On August 4, 2021, the U.S. Securities and Exchange Commission (SEC or Commission) announced settled charges against National Beverage Corp. (NBC) relating to NBC’s failure to disclose executive perquisites provided to its CEO.1 The SEC’s fifth perquisite case in a little over a year, this settlement signals the Commission’s continued focus on undisclosed perks, a priority articulated in 2020.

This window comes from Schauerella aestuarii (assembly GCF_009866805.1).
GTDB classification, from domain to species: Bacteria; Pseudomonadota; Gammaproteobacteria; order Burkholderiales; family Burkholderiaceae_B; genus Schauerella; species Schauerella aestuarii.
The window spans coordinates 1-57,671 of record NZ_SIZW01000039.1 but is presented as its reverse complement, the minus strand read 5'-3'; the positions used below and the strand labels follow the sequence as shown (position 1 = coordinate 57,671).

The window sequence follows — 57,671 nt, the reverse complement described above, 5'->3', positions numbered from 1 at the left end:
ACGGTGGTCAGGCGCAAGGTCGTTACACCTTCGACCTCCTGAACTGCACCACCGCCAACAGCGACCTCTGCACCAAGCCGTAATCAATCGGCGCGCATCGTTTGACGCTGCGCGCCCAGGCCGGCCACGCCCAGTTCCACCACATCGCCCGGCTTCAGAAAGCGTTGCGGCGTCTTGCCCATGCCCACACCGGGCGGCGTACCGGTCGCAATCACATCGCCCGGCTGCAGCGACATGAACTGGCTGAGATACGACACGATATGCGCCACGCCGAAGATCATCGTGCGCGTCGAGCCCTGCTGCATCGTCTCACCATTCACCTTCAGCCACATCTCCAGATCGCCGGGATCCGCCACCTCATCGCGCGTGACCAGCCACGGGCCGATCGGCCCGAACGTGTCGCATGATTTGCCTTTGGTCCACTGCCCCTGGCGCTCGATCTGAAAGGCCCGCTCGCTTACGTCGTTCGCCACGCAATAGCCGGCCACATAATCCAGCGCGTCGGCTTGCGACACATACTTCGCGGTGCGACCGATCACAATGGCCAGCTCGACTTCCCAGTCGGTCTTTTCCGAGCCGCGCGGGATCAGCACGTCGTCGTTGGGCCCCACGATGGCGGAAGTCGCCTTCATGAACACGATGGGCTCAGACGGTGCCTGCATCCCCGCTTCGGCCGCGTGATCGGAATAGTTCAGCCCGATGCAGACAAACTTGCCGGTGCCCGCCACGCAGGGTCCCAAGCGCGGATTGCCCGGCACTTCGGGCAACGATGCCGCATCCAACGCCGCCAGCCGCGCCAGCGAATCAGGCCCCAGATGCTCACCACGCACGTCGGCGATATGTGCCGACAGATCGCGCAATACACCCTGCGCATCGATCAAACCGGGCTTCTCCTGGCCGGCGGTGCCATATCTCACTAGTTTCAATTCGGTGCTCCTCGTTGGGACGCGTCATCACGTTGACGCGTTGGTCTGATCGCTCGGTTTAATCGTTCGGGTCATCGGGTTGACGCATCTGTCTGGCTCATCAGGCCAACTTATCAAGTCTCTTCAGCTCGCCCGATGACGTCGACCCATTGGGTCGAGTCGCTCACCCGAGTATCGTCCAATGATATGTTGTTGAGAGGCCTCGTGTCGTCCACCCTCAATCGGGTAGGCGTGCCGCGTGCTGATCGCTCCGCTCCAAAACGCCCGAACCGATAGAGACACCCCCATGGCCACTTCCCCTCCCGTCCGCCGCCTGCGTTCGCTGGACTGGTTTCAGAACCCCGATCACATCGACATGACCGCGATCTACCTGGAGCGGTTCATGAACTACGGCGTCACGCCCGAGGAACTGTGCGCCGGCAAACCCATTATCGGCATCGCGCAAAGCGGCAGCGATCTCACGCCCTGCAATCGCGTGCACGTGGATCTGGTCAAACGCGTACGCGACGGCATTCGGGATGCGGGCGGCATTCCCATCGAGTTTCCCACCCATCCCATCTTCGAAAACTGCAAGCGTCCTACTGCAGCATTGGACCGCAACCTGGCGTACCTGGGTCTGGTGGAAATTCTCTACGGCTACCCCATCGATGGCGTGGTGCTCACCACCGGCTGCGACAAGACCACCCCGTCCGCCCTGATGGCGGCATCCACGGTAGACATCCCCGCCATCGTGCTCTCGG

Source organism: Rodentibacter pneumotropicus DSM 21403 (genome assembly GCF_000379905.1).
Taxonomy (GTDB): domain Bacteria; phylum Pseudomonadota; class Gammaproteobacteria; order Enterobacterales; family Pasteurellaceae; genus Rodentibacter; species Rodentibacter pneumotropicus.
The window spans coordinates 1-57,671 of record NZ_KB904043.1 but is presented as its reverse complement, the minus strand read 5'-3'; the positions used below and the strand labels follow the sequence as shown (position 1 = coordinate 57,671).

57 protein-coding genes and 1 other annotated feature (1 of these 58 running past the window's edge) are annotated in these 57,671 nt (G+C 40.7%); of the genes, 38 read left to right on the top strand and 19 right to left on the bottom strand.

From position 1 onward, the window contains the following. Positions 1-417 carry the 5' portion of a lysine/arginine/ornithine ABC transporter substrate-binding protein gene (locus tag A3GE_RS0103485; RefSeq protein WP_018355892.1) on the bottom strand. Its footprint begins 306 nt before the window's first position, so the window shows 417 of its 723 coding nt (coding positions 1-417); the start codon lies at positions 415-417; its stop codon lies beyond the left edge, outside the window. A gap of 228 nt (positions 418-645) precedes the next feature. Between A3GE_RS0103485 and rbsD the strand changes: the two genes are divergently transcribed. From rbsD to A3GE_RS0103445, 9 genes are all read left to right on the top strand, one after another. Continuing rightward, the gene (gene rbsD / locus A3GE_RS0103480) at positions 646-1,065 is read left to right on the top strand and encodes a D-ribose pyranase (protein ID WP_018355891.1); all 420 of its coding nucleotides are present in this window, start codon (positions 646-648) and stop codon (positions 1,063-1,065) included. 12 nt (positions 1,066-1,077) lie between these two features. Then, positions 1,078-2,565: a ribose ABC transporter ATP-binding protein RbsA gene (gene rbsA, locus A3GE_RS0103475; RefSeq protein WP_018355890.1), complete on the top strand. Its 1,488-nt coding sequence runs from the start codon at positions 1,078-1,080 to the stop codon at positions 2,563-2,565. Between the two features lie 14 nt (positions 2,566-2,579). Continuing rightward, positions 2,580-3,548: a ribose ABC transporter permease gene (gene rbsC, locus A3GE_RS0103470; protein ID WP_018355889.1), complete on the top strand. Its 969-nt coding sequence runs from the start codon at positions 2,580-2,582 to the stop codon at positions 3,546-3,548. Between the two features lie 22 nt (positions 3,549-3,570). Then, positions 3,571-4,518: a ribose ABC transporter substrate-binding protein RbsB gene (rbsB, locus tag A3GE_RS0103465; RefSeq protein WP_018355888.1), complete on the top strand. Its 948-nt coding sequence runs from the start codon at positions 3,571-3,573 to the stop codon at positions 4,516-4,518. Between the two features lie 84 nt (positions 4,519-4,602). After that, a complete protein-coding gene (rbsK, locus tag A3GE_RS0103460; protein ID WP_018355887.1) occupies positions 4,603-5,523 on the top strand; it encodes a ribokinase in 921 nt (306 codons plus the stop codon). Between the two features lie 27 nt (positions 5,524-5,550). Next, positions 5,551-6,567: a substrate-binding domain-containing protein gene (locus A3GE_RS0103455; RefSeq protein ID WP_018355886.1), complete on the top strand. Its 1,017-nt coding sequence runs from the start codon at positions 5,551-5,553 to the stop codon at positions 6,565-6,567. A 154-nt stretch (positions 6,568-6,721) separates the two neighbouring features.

In National Beverage Corp., the SEC charged NBC with failure to evaluate and disclose executive perquisites granted to its CEO. According to the settlement, NBC’s CEO took 33 trips between 2016 and 2020 that were financed by NBC but not “integrally and directly related to the CEO’s job duties.” NBC failed to disclose the cost of these trips in its proxy statements and Forms 10-K, resulting in understated CEO compensation of approximately $1.5 million between fiscal years 2016 and 2020. The SEC determined that this failure stemmed from NBC’s inadequate controls relating to perquisite disclosures, noting that NBC did not analyze whether the CEO’s flights were directly related to his duties, nor did NBC provide adequate training to employees tasked with drafting the executive compensation sections of NBC’s proxy statements. As a result, the SEC found that NBC violated Sections 13(a) and 14(a) of the Exchange Act and Exchange Act Rules 13a-15(a), 13a-1, 12(b)-20, 14a-3, and 14a-9.2 NBC agreed to a civil penalty of $481,000 to settle the SEC’s charges.3
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